Tess Boudreau, Joyce Wieland, early 1960s. Gelatin silver print, 35.6 x 27.9 cm. Gift of the artist, 2007. 2006/457 © 2016 Estate of Tess Boudreau
What project are you currently working on at the AGO?
I’m working on preserving and organizing a collection of Tess Boudreau’s negatives and contact sheets that comprise one of the AGO Library’s Special Collections. We have a number of her photographs in the permanent Photography Collection, so it’s interesting to also have the negatives and contact sheets that reveal her working process.
Who was Tess Boudreau?
Boudreau has an interesting history, having lived in Nova Scotia, Montreal, and Paris, where she worked for Henri Cartier-Bresson as a caption writer for his photographs. As a skilled darkroom technician, she was able to find work easily in many major cities in Canada and Europe. In 1950 she met her husband, Kryn Taconis, who also had affiliations with Cartier-Bresson through Magnum Photo. The couple eventually left Paris for Amsterdam, and then moved to Toronto where Boudreau worked as a photographer in the arts scene during the 1960s, photographing artists, studios, and events. She passed away in 2007 in Guelph, which is when this collection was gifted to the library.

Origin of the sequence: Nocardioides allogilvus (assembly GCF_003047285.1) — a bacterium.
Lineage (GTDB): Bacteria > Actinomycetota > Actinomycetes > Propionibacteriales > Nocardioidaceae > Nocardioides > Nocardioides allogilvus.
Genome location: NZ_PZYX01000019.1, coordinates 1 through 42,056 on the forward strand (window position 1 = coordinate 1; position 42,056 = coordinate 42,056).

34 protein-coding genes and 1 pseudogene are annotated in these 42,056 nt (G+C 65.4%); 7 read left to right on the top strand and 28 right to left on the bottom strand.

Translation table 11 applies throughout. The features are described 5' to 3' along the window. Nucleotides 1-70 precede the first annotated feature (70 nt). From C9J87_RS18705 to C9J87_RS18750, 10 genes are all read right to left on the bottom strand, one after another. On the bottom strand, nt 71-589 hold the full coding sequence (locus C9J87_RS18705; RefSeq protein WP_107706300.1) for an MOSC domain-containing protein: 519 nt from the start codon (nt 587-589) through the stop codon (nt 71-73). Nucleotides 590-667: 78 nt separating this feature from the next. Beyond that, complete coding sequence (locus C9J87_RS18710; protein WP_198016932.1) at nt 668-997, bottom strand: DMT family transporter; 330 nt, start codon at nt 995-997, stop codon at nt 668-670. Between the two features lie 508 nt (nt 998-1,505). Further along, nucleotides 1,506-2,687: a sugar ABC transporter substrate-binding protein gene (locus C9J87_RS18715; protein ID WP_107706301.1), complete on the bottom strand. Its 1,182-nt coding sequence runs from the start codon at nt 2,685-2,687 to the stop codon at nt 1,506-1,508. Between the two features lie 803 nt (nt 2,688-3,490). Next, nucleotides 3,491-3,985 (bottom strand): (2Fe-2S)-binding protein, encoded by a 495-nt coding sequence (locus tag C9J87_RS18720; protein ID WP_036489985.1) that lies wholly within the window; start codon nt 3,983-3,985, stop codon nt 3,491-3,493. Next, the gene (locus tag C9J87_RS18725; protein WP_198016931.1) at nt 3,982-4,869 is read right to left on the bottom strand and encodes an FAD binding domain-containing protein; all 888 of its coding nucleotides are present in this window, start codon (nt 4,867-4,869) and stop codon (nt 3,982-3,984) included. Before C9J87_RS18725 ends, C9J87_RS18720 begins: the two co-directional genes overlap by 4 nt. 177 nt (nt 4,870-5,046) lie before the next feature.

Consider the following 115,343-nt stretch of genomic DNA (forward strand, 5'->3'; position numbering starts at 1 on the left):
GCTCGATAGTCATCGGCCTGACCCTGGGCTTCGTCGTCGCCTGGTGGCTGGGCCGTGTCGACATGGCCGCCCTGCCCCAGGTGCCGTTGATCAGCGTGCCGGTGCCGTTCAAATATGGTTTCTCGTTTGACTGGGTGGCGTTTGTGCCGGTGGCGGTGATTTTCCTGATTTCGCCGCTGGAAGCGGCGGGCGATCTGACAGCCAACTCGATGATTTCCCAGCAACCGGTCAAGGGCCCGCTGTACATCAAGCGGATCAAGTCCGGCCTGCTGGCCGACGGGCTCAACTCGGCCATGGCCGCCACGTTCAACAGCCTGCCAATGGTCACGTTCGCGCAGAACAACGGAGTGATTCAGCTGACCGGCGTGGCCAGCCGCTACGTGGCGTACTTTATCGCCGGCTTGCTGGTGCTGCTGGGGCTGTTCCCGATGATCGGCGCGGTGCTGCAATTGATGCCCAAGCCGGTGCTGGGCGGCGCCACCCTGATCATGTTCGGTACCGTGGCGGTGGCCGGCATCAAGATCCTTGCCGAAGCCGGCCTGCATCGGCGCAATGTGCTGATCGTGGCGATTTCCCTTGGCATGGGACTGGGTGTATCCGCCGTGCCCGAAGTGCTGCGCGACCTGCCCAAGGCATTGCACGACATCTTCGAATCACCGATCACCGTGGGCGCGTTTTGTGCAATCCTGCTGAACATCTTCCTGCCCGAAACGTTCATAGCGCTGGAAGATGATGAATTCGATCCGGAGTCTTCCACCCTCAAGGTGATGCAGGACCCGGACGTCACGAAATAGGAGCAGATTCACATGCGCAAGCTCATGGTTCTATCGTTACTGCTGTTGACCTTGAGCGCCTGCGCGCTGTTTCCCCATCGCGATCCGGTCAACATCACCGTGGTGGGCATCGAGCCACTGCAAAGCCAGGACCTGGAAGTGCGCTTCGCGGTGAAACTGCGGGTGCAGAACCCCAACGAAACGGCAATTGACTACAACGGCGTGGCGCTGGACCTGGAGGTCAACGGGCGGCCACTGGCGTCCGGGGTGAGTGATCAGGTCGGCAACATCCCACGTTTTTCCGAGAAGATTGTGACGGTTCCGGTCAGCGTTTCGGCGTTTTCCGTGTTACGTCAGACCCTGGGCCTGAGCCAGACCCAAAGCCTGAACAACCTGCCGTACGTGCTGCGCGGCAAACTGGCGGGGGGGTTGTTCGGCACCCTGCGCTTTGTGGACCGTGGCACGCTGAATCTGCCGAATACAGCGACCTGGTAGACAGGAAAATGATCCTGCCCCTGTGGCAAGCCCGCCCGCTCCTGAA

Catherine Lachowskyj, Curatorial Intern, Photography
Can you explain the Tess Boudreau project in greater detail?
Because the materials had been stored for some time at the house of one of Boudreau’s friends, unstable temperature and humidity conditions resulted in their curling and warping. I have been working closely with Katy Whitman, our Photography Conservator here at the AGO, to properly house the negatives and flatten the contact prints. I’m also pursuing research on Boudreau’s life and work so that this can be incorporated into a finding aid for the collection. This finding aid will help create links to Boudreau’s prints in the permanent collection.
Tess Boudreau, contact sheet, ca. 1960-1969, gelatin silver print with applied colour, 8.5x11"
Why might objects like these be useful for scholarly research?
Objects that provide us with more information on a maker’s process and greater context are often the most useful research tools. Negatives and contact sheets can reveal events that were not necessarily deemed important or worthy of a final print at the time of their creation. For example, many of the negatives show work that isn’t found in our permanent collection. By looking at these objects in particular, we can identify attendees of certain gallery events in Toronto in the 1960s, revealing networks and a history of Toronto’s art world that might not be common historical knowledge. The collection can also help us better understand Boudreau’s own artistic practice. Yellow markings on some contact sheets show Boudreau’s process of selecting a particular image to be made into a final print, and further markings indicate her notation method for editing prints in the darkroom.